Each year, Business North Carolina sends ballot notices to every member of the N.C. State Bar living in North Carolina — asking each a simple question: Of the Tar Heel lawyers whose work you have observed firsthand, whom would you rate among the current best in these categories? Voters are not allowed to vote for themselves. They may select members of their firms only if they pick out-of-firm lawyers in the same categories, with the latter votes weighted more heavily.
About Rayburn Cooper & Durham, P.A. (RCD)
For more than 35 years, Rayburn Cooper & Durham has served both businesses and individuals with bankruptcy and financial restructuring, business litigation and general corporate matters. The attorneys within the firm have extensive experience and provide creative solutions to help clients establish their enterprises, grow and prosper and also protect their rights, assets, and interests. Recognizing the unique needs of their clients, RCD does not represent large banks or financial institutions. RCD – The way forward. www.rcdlaw.net
Husqvarna Pro. Prods., Inc. v. Robin Autopilot Holdings, LLC, 2023 NCBC 88 (N.C. Super. Ct. Dec. 22, 2023) (Bledsoe, C.J.)
Key Terms: Rule 15; amended complaint; futility; 12(b)(6); breach of fiduciary duty; tortious interference; anticipatory repudiation
As previously summarized here, this dispute arose from a series of agreements entered into by parties associated with Husqvarna and parties associated with Robin Autopilot. Husqvarna sought leave to amend its complaint to supplement the complaint’s factual allegations, add Robin Autopilot’s formed CEO, Logan Fahey, as a defendant, assert additional claims, and reassert certain existing claims. Defendant Robin Autopilot opposed the motion on the basis of futility.
Breach of Fiduciary Duty Claim against Fahey. The Court denied Plaintiff’s motion to amend to add a derivative claim for breach of fiduciary duty against Fahey because Plaintiff had failed to make a written pre-suit demand as required by the governing Ohio LLC statute. The Court found no basis to read a futility exception into the Ohio law as urged by Plaintiff. Accordingly, the claim was futile because Plaintiff lacked standing to assert it.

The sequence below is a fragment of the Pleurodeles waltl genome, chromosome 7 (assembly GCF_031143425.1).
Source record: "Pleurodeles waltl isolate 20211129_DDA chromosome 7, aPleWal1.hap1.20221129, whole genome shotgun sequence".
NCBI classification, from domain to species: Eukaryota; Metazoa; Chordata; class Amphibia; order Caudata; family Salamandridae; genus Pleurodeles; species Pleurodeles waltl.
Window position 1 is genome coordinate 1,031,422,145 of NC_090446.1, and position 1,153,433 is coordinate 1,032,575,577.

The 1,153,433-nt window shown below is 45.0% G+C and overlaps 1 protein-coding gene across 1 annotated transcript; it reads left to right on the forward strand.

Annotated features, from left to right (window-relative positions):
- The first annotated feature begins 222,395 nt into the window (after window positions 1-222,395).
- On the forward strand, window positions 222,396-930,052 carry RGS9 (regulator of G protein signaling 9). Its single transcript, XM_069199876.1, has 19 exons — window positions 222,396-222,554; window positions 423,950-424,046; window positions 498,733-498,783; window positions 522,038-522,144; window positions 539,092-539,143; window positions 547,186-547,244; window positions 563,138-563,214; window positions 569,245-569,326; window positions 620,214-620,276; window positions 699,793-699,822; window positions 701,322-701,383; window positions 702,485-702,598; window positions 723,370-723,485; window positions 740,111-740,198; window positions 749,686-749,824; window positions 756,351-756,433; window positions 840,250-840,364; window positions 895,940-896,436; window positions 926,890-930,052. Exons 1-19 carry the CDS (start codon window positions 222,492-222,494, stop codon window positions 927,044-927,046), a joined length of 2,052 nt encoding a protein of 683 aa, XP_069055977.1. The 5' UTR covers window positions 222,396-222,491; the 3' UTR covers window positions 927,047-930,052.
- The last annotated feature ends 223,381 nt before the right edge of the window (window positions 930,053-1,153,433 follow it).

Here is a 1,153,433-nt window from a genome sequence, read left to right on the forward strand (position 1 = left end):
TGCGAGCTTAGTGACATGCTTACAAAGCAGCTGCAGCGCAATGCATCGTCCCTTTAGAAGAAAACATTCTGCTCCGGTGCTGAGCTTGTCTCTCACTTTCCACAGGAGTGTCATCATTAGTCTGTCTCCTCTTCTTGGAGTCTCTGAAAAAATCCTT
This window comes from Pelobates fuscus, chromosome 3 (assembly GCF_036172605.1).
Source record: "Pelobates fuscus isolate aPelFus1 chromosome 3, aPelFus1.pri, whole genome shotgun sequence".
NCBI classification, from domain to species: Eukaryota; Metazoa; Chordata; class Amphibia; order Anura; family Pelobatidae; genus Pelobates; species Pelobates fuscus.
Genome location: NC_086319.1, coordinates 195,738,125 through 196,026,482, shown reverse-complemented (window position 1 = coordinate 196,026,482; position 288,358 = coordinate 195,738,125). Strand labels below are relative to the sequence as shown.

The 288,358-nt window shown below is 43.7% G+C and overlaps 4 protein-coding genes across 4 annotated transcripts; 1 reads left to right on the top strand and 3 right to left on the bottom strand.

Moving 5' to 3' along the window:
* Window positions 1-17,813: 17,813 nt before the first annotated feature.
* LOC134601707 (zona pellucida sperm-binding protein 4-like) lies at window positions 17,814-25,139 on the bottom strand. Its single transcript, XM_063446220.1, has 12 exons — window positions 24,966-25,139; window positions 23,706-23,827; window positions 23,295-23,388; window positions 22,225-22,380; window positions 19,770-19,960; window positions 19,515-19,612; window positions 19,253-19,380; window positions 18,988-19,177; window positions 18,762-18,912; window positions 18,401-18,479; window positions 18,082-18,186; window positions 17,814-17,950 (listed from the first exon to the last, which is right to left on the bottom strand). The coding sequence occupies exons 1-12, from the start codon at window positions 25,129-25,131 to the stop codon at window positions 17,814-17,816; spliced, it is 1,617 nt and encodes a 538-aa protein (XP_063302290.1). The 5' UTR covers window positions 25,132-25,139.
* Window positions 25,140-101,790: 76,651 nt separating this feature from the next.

Tortious Interference Claim against Fahey. The Court granted Plaintiff’s motion to add tortious interference with contract claims against Fahey. The Court noted that Plaintiff’s allegations of malice made “upon information and belief” were sufficient to survive a 12(b)(6) dismissal motion. Additionally, the Court rejected Robin Autopilot’s public policy argument, stating that North Carolina law permits a party to seek to hold a corporate officer accountable for tortiously interfering with their company’s contracts for their own personal benefit.
Anticipatory Repudiation. The Court granted Plaintiff’s motion as to its reasserted claims for anticipatory breach of contract. Robin Autopilot argued that the claim, which stems from a memo sent by Fahey to Plaintiff, was futile. Robin Autopilot based its argument on language found in the Court’s Order and Opinion on Plaintiff’s Motion to Dismiss Amended Counterclaims from November 2023, in which the Court concluded that the memo was not a “distinct, unequivocal, and absolute refusal to perform.” The Court held that its Order did not resolve issues of fact and did not constitute a holding in regard to the memo’s interpretation.
McFee v. Presley, 2023 NCBC 89 (N.C. Super. Ct. Dec. 28, 2023) (Conrad, J.)
Key Terms: summary judgment; 12(b)(6); fraudulent transfer; fraud; statute of limitations; breach of fiduciary duty; N.C.G.S § 39-23.4; unjust enrichment
Plaintiff Jacqueline McFee served as the lead designer for CPP, a stationery and office supply company, for ten years. Defendant William Presley served as CPP’s President, CEO, and partial owner during the relevant period. In 2008, McFee became a Class B member of CPP with 10% of non-voting stock. At that time, McFee entered into a written employment agreement with CPP, which assigned all intellectual property rights in her design work to CPP but granted McFee the option to reclaim the intellectual property rights if certain events occurred. McFee alleged that Defendant falsely promised to protect her intellectual property rights and ensure that CPP would reassign them to her when the time arose.